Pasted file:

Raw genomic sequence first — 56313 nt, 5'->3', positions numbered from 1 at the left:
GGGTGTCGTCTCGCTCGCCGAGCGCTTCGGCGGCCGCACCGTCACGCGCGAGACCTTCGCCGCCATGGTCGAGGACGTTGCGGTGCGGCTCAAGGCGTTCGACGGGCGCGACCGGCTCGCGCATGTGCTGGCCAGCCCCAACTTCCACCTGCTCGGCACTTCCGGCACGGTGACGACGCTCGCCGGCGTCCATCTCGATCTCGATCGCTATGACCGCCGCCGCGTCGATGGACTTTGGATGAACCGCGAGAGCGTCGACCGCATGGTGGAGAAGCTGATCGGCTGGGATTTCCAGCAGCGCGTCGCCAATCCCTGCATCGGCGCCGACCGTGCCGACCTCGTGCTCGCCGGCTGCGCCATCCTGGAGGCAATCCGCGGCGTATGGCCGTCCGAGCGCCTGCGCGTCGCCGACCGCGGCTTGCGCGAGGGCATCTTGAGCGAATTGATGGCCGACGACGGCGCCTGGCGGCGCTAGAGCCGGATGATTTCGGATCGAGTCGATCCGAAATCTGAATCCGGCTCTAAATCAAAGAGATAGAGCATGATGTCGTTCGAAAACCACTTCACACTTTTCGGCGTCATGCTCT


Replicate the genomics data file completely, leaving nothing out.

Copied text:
Raw genomic sequence first — 56313 nt, 5'->3', positions numbered from 1 at the left:
GGGTGTCGTCTCGCTCGCCGAGCGCTTCGGCGGCCGCACCGTCACGCGCGAGACCTTCGCCGCCATGGTCGAGGACGTTGCGGTGCGGCTCAAGGCGTTCGACGGGCGCGACCGGCTCGCGCATGTGCTGGCCAGCCCCAACTTCCACCTGCTCGGCACTTCCGGCACGGTGACGACGCTCGCCGGCGTCCATCTCGATCTCGATCGCTATGACCGCCGCCGCGTCGATGGACTTTGGATGAACCGCGAGAGCGTCGACCGCATGGTGGAGAAGCTGATCGGCTGGGATTTCCAGCAGCGCGTCGCCAATCCCTGCATCGGCGCCGACCGTGCCGACCTCGTGCTCGCCGGCTGCGCCATCCTGGAGGCAATCCGCGGCGTATGGCCGTCCGAGCGCCTGCGCGTCGCCGACCGCGGCTTGCGCGAGGGCATCTTGAGCGAATTGATGGCCGACGACGGCGCCTGGCGGCGCTAGAGCCGGATGATTTCGGATCGAGTCGATCCGAAATCTGAATCCGGCTCTAAATCAAAGAGATAGAGCATGATGTCGTTCGAAAACCACTTCACACTTTTCGGCGTCATGCTCT